I Thought Meditation Wasn't for Me: Then, I Grasped It With This Understanding.

When I first started meditating, it was like being on a treadmill. Boring, and all I wanted was for it to end. For years, I wanted to be a meditator, but I never actively sought it. I tried a few times and determined it was NOT for me. Convinced I didn't possess the zen gene, I looked to other activities to relax and concentrate my mind such as exercise, nature, and cooking. While they gave me joy, I still felt the rumination of my thoughts and kept hearing about the amazing benefits of meditation. 

So, I actively set a goal to learn meditation. It took me a few weeks, but it was well worth it. Just as the benefits predicted. I had a clearer perspective. I could handle my emotions better, drop stupid stuff better, and focus efficiently. I resisted meditation for so long, but I am so grateful to have gained this crucial skill.  

So how do you do it?

1) Don’t force it

Be patient with your ability to learn meditation. While you might not be enlightened after your first session, you are working towards an understanding that develops over time.  

Take small steps. Start with one mediation a day, and do it when you feel more calm.

I heard that the best time to meditate was the morning, but I would wake-up and the thought of meditating felt impossible. So, I wouldn’t do it then. I would wait until I was at work or later in the day when I was feeling a little more sleepy from reading or listening to slow music.

Also, don’t force yourself to do 20-30 minutes a day. You can start off with a 2 minute meditation to begin gaining benefits. 

2) Educate yourself

Read about mediation. Get different perspectives to develop what meditation can do for you. Your perception will change over time, but when you understand what it means for your life to gain benefits from meditation- you will better grasp it in the moment. 


Meditation is about taking discomfort from the mind and body and focusing on a present space of calm. You can find a balance of calm by acknowledging distractions, letting them go, and holding the remaining feelings of calm in your focus.

For example, you may feel uncomfortable trying to focus on a meditation. The guide may start with a short breathing exercise or body scan to relax the listener, but a beginner might not respond to these cues to relax. They cannot be present in their breath and only feel the discomfort of not being able to focus. Acknowledge the discomfort, allow it to melt away with a few breaths or imagery, and train your mind to focus on the good. Gradually, you will more quickly ease into a relaxed state.

So, drop any thoughts towards the future or the past, dispelling any discomforting thoughts and feelings in order to train focus on the balanced feeling of calm.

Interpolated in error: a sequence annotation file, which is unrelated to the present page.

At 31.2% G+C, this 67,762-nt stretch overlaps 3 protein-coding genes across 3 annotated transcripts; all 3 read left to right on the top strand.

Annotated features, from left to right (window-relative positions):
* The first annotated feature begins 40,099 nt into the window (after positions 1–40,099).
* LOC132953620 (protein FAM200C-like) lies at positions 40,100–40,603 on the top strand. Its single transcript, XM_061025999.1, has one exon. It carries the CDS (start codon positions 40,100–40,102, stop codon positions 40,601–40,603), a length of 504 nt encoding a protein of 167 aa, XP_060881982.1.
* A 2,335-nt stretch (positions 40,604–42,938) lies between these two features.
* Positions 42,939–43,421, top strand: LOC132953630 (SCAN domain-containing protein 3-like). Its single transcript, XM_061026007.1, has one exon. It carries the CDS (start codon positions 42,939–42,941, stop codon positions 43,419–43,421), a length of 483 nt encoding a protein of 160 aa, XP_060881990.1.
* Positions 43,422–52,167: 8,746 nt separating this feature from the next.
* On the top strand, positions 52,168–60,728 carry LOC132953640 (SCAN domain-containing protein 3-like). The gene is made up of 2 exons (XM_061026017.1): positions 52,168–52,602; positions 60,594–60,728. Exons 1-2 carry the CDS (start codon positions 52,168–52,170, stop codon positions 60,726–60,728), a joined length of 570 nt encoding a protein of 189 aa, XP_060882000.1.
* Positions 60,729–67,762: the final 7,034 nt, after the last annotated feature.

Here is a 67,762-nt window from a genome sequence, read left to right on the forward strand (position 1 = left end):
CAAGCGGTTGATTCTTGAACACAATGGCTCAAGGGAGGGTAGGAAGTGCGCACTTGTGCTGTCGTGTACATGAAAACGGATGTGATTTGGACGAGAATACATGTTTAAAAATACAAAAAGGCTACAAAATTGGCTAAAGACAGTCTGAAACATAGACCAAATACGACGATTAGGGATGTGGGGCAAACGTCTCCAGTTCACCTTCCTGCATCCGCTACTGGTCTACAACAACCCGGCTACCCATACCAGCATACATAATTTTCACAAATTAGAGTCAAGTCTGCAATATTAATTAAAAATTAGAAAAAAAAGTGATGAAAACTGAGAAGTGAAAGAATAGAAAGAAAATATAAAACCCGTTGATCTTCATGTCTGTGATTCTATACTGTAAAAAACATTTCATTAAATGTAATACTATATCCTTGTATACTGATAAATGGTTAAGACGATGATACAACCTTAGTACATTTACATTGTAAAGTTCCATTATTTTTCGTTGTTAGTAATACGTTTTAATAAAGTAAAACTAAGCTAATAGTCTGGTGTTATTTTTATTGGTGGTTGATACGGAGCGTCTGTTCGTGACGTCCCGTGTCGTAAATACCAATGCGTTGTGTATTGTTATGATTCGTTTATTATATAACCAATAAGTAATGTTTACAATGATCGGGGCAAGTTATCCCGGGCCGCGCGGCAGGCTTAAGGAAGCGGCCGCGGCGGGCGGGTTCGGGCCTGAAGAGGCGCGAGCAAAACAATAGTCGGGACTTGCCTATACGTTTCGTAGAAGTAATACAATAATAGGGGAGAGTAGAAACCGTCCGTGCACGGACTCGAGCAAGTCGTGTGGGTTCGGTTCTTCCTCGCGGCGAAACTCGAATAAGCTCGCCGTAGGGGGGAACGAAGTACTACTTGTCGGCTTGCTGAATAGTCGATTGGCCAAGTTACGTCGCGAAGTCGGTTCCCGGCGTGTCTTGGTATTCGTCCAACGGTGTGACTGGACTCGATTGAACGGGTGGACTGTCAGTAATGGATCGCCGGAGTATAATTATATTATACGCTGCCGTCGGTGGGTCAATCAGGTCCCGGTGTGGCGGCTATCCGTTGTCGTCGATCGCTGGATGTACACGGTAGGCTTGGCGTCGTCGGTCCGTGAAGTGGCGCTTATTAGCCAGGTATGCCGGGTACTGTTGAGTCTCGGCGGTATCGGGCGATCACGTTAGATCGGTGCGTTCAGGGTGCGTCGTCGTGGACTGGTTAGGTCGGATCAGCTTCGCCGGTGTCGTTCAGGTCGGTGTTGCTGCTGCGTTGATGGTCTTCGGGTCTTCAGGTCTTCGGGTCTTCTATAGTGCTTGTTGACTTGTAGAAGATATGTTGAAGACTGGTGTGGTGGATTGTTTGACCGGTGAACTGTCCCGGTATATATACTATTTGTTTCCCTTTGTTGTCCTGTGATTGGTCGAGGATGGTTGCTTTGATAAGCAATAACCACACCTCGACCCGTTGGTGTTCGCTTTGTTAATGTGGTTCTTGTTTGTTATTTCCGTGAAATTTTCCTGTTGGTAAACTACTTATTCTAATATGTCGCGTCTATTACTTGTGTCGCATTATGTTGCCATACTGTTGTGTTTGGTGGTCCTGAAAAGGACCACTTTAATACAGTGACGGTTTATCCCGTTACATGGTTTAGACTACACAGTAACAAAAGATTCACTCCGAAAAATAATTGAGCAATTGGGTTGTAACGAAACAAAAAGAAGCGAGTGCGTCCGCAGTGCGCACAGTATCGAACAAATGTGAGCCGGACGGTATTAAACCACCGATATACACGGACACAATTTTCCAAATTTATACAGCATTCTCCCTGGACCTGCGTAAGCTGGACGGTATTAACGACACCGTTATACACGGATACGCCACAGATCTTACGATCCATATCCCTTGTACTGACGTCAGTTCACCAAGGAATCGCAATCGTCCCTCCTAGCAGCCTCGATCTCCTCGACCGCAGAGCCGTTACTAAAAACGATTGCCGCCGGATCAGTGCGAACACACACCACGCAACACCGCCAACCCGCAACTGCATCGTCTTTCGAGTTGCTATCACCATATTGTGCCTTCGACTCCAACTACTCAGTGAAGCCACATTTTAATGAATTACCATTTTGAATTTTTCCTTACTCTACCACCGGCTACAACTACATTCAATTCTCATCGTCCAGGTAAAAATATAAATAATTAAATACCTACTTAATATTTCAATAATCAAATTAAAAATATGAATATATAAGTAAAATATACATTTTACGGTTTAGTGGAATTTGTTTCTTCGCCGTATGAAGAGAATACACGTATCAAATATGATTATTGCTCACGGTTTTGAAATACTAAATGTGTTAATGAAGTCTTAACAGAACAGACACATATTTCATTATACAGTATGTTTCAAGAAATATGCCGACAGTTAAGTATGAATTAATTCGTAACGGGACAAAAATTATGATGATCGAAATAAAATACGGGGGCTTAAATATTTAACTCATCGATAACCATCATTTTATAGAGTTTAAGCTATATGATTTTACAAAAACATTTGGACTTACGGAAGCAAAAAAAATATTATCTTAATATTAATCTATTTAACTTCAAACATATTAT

3) Find the right guide

The person who guides you has to make you feel good, so start off with a recording that resonates with you. I would listen to this deep breathing exercise. It is recorded by a high school student, and is not exactly a guided meditation, but it would get me into a relaxing rhythm. I would start off with this, then move to a more structured meditation.

4) Create awareness of the present 

“Be present” was a term that took me a while to understand. I did not realize that my mind was always filled with chatter on occurrences of the past or future.

I used to:

- Be in a conversation planning what to say next instead of listening.

- Instead of enjoying dinner, daydream about the event that followed.

- Think how much I wanted to be home instead of embracing the car ride.

When noticing present thoughts and actions throughout the day, you can truly understand where the benefits of mediation lie. Noticing when we fall short will increase our desire to meditate. The awareness of a non-productive state is the first step to countering that state and bringing the self to present awareness.

5) Actually meditate

Rather than just clocking your time, let yourself be active in the process. While it may take a while to fully grasp the process of meditation, understand that you are strengthening your mind's ability to control emotions and thoughts. You need to presently internalize the act of the guided words.

If you have felt that your meditation sessions are uncomfortable and a waste of time, you have not reached this point of understanding. Listening to mediation principles repeated over sessions will slowly gain you insight.

Final Thoughts

Now, I never want my sessions to end. It is amazing how easily I can hop my mindset into meditation and into better emotions. Be patient with meditation and yourself. With each exercise, you will grow closer in understanding. 


Cara Jacobsen is the Director of Clinical Operations for DataDog Health developing Mindset, a biomedical technology that manages and measures physiology and mental state toward personalized therapy. She has a Masters degree in Social Work (MSW) from St. Louis University, and writes mindfulness meditations and content for Mindset



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